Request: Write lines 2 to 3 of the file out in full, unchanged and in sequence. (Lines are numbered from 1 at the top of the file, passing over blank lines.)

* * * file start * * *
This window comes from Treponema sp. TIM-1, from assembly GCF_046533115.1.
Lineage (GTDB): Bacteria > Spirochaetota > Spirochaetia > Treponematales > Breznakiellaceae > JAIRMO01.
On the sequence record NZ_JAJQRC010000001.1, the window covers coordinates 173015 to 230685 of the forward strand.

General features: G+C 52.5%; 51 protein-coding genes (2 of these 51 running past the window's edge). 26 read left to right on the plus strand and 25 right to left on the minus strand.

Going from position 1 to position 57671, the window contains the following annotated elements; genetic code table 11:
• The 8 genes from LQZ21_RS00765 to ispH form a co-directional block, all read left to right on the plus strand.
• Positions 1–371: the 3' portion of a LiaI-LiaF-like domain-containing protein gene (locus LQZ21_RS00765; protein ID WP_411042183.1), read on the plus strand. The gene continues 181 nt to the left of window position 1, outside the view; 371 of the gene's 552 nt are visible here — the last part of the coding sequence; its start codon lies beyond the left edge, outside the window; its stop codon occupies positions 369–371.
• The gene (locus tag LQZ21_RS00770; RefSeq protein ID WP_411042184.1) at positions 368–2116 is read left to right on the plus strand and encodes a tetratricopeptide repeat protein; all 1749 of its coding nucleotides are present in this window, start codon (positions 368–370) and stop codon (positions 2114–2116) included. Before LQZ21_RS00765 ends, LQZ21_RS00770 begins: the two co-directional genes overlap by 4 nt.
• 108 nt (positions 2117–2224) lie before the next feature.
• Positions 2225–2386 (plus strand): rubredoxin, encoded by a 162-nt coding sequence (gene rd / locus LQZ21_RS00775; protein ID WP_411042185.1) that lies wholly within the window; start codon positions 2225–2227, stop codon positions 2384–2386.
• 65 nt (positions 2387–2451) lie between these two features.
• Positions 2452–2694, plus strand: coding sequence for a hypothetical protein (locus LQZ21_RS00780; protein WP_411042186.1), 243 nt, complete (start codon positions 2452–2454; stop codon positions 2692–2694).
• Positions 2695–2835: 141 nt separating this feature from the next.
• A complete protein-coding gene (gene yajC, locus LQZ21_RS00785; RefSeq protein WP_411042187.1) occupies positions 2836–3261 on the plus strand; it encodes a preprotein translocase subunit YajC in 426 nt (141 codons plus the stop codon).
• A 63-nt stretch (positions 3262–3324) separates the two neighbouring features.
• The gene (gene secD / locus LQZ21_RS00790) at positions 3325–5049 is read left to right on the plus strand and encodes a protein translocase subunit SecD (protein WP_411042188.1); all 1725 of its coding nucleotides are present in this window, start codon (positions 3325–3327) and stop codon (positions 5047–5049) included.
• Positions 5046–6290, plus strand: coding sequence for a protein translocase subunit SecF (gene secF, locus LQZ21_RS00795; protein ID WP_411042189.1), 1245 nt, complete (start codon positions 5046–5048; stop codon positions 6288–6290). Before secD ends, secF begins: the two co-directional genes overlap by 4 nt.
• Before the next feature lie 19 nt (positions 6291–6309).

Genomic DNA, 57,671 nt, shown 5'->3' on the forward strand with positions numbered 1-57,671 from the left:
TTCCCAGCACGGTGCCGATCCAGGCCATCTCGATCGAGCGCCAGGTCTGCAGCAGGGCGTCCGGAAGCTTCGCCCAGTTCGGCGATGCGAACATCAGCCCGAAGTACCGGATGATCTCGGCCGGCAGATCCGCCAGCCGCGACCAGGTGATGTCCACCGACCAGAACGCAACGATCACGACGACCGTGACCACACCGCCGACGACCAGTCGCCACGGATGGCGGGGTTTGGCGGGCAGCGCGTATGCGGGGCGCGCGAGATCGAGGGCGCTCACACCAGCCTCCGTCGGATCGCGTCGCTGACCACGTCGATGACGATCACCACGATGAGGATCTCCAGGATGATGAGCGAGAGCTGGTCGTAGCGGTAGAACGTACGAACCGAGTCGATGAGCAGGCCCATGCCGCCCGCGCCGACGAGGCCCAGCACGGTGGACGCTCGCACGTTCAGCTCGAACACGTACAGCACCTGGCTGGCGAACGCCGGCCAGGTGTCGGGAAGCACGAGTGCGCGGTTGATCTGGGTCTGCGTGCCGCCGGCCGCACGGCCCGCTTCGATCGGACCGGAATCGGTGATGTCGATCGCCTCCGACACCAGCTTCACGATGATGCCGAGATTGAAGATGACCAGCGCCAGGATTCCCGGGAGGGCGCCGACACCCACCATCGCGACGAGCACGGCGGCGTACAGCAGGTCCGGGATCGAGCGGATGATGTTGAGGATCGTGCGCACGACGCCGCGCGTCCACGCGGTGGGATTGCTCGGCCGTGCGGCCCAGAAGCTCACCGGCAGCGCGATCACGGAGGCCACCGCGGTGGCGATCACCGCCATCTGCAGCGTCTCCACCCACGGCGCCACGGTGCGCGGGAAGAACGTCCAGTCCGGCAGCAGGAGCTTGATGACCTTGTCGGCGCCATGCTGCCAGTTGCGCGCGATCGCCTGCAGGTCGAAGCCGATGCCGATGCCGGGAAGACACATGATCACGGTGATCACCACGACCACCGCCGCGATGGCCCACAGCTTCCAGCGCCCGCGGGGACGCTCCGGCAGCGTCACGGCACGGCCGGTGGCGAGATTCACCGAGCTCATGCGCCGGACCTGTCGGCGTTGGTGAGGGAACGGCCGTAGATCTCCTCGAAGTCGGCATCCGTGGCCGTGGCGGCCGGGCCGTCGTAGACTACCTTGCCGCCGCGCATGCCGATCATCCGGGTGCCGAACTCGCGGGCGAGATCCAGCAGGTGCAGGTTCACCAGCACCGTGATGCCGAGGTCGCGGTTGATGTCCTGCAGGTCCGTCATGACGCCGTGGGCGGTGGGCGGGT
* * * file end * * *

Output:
Lineage (GTDB): Bacteria > Spirochaetota > Spirochaetia > Treponematales > Breznakiellaceae > JAIRMO01.
On the sequence record NZ_JAJQRC010000001.1, the window covers coordinates 173015 to 230685 of the forward strand.